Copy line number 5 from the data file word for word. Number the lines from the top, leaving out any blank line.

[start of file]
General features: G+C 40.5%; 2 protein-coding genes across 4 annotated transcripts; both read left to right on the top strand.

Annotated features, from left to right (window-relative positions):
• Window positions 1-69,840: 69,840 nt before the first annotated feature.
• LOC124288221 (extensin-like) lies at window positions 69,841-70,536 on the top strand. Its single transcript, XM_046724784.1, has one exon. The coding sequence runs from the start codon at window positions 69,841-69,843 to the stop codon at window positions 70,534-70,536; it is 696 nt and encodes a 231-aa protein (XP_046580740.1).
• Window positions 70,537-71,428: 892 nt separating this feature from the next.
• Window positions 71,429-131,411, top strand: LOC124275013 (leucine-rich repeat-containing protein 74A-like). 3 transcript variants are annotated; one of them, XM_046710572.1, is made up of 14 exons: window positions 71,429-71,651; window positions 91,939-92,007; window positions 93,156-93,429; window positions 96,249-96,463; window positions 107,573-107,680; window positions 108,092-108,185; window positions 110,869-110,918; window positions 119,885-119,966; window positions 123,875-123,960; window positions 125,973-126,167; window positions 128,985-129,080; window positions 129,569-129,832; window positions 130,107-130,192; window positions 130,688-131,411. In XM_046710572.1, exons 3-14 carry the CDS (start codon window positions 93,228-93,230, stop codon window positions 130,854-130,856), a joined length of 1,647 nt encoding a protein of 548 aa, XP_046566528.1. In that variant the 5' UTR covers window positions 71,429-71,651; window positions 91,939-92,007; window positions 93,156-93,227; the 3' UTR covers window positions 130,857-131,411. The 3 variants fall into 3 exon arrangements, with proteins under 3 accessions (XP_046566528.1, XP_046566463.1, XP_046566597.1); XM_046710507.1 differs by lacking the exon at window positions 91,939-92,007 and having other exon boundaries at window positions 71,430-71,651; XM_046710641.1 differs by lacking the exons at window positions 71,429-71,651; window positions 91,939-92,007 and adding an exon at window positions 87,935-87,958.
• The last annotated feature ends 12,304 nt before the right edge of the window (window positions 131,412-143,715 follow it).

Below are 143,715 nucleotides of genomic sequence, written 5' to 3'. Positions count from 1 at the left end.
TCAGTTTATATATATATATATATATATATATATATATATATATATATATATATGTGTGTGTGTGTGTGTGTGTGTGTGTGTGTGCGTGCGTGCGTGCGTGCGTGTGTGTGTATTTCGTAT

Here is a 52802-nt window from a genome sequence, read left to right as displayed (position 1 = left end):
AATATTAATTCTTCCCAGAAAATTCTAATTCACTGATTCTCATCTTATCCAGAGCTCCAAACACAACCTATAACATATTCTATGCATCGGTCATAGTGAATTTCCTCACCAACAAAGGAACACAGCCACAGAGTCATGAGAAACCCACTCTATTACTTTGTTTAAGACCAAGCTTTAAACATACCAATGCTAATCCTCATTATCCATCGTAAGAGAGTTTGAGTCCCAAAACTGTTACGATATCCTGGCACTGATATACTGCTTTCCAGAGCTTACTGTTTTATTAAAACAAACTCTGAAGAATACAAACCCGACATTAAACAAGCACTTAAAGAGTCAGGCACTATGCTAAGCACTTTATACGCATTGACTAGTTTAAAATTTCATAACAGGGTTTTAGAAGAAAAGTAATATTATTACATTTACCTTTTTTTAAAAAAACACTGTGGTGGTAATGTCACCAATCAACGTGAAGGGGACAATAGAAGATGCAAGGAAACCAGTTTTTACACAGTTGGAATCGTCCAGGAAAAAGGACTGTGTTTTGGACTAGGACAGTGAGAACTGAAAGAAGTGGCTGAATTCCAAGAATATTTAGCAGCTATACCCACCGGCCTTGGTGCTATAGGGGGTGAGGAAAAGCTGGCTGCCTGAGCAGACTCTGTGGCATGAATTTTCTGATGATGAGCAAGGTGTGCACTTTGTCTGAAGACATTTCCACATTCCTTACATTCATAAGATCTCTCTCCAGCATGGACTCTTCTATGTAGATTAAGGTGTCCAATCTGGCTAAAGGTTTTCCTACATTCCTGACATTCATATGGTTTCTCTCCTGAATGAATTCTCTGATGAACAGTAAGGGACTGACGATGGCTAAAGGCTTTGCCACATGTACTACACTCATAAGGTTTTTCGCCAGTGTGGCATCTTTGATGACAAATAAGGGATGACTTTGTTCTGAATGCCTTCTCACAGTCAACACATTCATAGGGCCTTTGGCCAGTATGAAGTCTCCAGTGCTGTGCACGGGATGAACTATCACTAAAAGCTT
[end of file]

• Window positions 70,537-71,428: 892 nt separating this feature from the next.